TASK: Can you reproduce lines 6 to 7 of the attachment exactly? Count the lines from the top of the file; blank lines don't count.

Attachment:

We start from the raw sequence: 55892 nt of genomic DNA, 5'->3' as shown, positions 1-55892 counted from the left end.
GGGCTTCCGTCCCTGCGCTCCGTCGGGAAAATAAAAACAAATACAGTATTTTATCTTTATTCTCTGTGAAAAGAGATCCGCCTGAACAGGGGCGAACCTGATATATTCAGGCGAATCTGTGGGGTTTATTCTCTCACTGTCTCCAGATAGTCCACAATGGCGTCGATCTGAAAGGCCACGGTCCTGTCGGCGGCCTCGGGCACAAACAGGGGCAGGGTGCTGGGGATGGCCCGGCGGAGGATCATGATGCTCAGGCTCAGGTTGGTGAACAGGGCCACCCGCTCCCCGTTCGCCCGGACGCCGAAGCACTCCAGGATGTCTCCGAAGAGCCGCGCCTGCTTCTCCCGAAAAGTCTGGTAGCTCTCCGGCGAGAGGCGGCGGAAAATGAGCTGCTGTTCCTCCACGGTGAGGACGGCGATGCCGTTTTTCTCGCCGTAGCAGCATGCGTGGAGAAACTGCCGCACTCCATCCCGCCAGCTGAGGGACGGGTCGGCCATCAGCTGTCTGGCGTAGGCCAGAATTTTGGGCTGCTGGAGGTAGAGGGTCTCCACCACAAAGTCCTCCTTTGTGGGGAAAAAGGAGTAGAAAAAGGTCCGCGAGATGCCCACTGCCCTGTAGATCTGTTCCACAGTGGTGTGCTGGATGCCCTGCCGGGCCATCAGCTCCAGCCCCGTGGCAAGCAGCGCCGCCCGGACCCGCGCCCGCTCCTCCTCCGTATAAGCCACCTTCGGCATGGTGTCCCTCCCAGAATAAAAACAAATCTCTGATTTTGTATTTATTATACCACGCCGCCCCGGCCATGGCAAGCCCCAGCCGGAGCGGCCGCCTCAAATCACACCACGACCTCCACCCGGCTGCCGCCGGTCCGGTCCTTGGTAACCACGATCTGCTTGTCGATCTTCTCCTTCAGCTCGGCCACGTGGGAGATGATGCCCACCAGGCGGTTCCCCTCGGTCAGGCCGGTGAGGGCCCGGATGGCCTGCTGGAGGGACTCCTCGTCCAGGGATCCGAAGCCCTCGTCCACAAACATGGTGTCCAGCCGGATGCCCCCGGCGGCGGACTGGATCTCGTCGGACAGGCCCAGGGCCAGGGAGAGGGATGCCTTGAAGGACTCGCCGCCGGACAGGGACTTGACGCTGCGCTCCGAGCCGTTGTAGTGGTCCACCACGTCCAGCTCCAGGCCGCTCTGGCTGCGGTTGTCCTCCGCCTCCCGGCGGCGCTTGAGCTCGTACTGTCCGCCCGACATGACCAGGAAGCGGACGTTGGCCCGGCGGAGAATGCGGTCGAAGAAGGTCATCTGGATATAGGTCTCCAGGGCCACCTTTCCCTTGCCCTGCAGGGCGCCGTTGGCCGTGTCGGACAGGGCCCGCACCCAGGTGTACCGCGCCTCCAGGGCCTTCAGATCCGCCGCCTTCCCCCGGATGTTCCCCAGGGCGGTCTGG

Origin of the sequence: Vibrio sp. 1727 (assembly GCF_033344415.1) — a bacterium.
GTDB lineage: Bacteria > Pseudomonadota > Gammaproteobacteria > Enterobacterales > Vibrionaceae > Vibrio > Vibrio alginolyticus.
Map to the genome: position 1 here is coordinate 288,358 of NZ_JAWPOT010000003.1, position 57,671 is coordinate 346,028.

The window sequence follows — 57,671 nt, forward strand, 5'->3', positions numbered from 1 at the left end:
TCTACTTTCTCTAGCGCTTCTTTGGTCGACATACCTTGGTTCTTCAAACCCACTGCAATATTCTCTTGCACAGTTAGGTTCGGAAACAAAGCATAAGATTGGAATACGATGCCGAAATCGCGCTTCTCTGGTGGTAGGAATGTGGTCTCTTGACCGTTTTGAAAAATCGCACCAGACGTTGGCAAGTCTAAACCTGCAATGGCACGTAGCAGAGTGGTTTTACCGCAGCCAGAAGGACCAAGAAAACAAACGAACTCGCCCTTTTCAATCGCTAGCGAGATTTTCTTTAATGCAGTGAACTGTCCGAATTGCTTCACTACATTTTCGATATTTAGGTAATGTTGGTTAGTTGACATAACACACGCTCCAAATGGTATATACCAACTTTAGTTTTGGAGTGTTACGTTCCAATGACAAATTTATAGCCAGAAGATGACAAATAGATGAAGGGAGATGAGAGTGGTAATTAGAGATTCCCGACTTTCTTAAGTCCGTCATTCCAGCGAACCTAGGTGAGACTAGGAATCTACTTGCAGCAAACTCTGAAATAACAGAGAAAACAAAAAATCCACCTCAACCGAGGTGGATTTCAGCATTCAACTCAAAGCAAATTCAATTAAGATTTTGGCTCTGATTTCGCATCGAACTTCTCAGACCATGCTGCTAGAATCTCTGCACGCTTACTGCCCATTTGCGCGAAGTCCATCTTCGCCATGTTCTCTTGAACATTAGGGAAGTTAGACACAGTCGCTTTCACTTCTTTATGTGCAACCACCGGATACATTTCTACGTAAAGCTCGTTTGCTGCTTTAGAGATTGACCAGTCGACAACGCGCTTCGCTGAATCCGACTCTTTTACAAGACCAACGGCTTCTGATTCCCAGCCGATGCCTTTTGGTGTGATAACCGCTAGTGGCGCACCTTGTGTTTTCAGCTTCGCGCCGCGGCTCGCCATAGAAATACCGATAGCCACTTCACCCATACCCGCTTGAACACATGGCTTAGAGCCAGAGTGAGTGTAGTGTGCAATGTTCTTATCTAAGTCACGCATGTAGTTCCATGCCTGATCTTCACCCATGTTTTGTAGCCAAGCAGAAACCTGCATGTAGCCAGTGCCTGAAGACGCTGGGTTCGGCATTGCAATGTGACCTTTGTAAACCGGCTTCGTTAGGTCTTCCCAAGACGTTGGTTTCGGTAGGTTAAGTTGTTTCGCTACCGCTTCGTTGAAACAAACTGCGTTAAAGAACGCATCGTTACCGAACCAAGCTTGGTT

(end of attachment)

The window sequence follows — 57,671 nt, forward strand, 5'->3', positions numbered from 1 at the left end:
TCTACTTTCTCTAGCGCTTCTTTGGTCGACATACCTTGGTTCTTCAAACCCACTGCAATATTCTCTTGCACAGTTAGGTTCGGAAACAAAGCATAAGATTGGAATACGATGCCGAAATCGCGCTTCTCTGGTGGTAGGAATGTGGTCTCTTGACCGTTTTGAAAAATCGCACCAGACGTTGGCAAGTCTAAACCTGCAATGGCACGTAGCAGAGTGGTTTTACCGCAGCCAGAAGGACCAAGAAAACAAACGAACTCGCCCTTTTCAATCGCTAGCGAGATTTTCTTTAATGCAGTGAACTGTCCGAATTGCTTCACTACATTTTCGATATTTAGGTAATGTTGGTTAGTTGACATAACACACGCTCCAAATGGTATATACCAACTTTAGTTTTGGAGTGTTACGTTCCAATGACAAATTTATAGCCAGAAGATGACAAATAGATGAAGGGAGATGAGAGTGGTAATTAGAGATTCCCGACTTTCTTAAGTCCGTCATTCCAGCGAACCTAGGTGAGACTAGGAATCTACTTGCAGCAAACTCTGAAATAACAGAGAAAACAAAAAATCCACCTCAACCGAGGTGGATTTCAGCATTCAACTCAAAGCAAATTCAATTAAGATTTTGGCTCTGATTTCGCATCGAACTTCTCAGACCATGCTGCTAGAATCTCTGCACGCTTACTGCCCATTTGCGCGAAGTCCATCTTCGCCATGTTCTCTTGAACATTAGGGAAGTTAGACACAGTCGCTTTCACTTCTTTATGTGCAACCACCGGATACATTTCTACGTAAAGCTCGTTTGCTGCTTTAGAGATTGACCAGTCGACAACGCGCTTCGCTGAATCCGACTCTTTTACAAGACCAACGGCTTCTGATTCCCAGCCGATGCCTTTTGGTGTGATAACCGCTAGTGGCGCACCTTGTGTTTTCAGCTTCGCGCCGCGGCTCGCCATAGAAATACCGATAGCCACTTCACCCATACCCGCTTGAACACATGGCTTAGAGCCAGAGTGAGTGTAGTGTGCAATGTTCTTATCTAAGTCACGCATGTAGTTCCATGCCTGATCTTCACCCATGTTTTGTAGCCAAGCAGAAACCTGCATGTAGCCAGTGCCTGAAGACGCTGGGTTCGGCATTGCAATGTGACCTTTGTAAACCGGCTTCGTTAGGTCTTCCCAAGACGTTGGTTTCGGTAGGTTAAGTTGTTTCGCTACCGCTTCGTTGAAACAAACTGCGTTAAAGAACGCATCGTTACCGAACCAAGCTTGGTT